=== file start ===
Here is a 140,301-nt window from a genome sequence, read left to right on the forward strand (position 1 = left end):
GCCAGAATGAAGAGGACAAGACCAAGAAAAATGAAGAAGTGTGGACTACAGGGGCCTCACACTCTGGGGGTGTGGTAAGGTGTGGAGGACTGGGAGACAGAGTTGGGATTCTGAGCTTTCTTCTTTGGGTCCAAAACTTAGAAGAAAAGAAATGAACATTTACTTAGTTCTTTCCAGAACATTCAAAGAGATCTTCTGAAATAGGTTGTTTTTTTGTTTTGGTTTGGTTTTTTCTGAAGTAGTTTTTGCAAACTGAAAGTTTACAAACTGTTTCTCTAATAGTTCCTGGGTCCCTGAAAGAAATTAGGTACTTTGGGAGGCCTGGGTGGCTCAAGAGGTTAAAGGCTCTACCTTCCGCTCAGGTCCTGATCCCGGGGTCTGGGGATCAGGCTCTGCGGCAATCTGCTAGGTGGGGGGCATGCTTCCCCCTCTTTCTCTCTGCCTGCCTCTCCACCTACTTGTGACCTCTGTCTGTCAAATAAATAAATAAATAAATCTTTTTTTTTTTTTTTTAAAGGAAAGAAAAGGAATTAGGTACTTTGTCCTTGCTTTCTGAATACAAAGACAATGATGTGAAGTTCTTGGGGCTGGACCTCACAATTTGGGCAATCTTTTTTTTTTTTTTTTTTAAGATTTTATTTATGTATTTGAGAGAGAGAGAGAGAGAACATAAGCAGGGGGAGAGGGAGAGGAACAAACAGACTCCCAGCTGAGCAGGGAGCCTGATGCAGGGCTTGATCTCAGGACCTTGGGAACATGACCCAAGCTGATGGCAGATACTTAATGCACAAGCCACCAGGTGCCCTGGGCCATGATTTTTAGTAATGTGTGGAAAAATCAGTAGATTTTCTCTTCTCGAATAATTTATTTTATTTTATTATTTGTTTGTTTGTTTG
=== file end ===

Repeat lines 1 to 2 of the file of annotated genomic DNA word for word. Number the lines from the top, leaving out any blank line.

Here is a 140,301-nt window from a genome sequence, read left to right on the forward strand (position 1 = left end):
GCCAGAATGAAGAGGACAAGACCAAGAAAAATGAAGAAGTGTGGACTACAGGGGCCTCACACTCTGGGGGTGTGGTAAGGTGTGGAGGACTGGGAGACAGAGTTGGGATTCTGAGCTTTCTTCTTTGGGTCCAAAACTTAGAAGAAAAGAAATGAACATTTACTTAGTTCTTTCCAGAACATTCAAAGAGATCTTCTGAAATAGGTTGTTTTTTTGTTTTGGTTTGGTTTTTTCTGAAGTAGTTTTTGCAAACTGAAAGTTTACAAACTGTTTCTCTAATAGTTCCTGGGTCCCTGAAAGAAATTAGGTACTTTGGGAGGCCTGGGTGGCTCAAGAGGTTAAAGGCTCTACCTTCCGCTCAGGTCCTGATCCCGGGGTCTGGGGATCAGGCTCTGCGGCAATCTGCTAGGTGGGGGGCATGCTTCCCCCTCTTTCTCTCTGCCTGCCTCTCCACCTACTTGTGACCTCTGTCTGTCAAATAAATAAATAAATAAATCTTTTTTTTTTTTTTTTAAAGGAAAGAAAAGGAATTAGGTACTTTGTCCTTGCTTTCTGAATACAAAGACAATGATGTGAAGTTCTTGGGGCTGGACCTCACAATTTGGGCAATCTTTTTTTTTTTTTTTTTTAAGATTTTATTTATGTATTTGAGAGAGAGAGAGAGAGAACATAAGCAGGGGGAGAGGGAGAGGAACAAACAGACTCCCAGCTGAGCAGGGAGCCTGATGCAGGGCTTGATCTCAGGACCTTGGGAACATGACCCAAGCTGATGGCAGATACTTAATGCACAAGCCACCAGGTGCCCTGGGCCATGATTTTTAGTAATGTGTGGAAAAATCAGTAGATTTTCTCTTCTCGAATAATTTATTTTATTTTATTATTTGTTTGTTTGTTTG